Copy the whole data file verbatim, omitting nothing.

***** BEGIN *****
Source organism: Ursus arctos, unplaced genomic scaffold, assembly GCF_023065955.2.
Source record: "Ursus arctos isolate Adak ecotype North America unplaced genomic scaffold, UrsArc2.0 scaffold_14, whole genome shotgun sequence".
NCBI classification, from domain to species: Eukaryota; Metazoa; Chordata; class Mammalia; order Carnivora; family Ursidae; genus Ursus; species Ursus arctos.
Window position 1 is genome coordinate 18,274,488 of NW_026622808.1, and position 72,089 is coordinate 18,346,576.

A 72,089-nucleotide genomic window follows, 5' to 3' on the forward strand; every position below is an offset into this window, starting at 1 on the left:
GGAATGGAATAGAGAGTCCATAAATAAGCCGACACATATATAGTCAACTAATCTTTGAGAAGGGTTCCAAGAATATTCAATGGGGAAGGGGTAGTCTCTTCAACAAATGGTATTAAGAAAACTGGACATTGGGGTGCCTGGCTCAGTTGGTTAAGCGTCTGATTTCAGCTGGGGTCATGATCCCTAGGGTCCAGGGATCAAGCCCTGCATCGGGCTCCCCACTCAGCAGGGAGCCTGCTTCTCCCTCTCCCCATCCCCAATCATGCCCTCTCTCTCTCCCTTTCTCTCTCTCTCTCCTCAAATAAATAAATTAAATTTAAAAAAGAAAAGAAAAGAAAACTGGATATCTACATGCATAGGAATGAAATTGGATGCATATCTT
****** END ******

Source organism: Ursus arctos, unplaced genomic scaffold, assembly GCF_023065955.2.
Source record: "Ursus arctos isolate Adak ecotype North America unplaced genomic scaffold, UrsArc2.0 scaffold_14, whole genome shotgun sequence".
NCBI classification, from domain to species: Eukaryota; Metazoa; Chordata; class Mammalia; order Carnivora; family Ursidae; genus Ursus; species Ursus arctos.
Window position 1 is genome coordinate 18,274,488 of NW_026622808.1, and position 72,089 is coordinate 18,346,576.

A 72,089-nucleotide genomic window follows, 5' to 3' on the forward strand; every position below is an offset into this window, starting at 1 on the left:
GGAATGGAATAGAGAGTCCATAAATAAGCCGACACATATATAGTCAACTAATCTTTGAGAAGGGTTCCAAGAATATTCAATGGGGAAGGGGTAGTCTCTTCAACAAATGGTATTAAGAAAACTGGACATTGGGGTGCCTGGCTCAGTTGGTTAAGCGTCTGATTTCAGCTGGGGTCATGATCCCTAGGGTCCAGGGATCAAGCCCTGCATCGGGCTCCCCACTCAGCAGGGAGCCTGCTTCTCCCTCTCCCCATCCCCAATCATGCCCTCTCTCTCTCCCTTTCTCTCTCTCTCTCCTCAAATAAATAAATTAAATTTAAAAAAGAAAAGAAAAGAAAACTGGATATCTACATGCATAGGAATGAAATTGGATGCATATCTT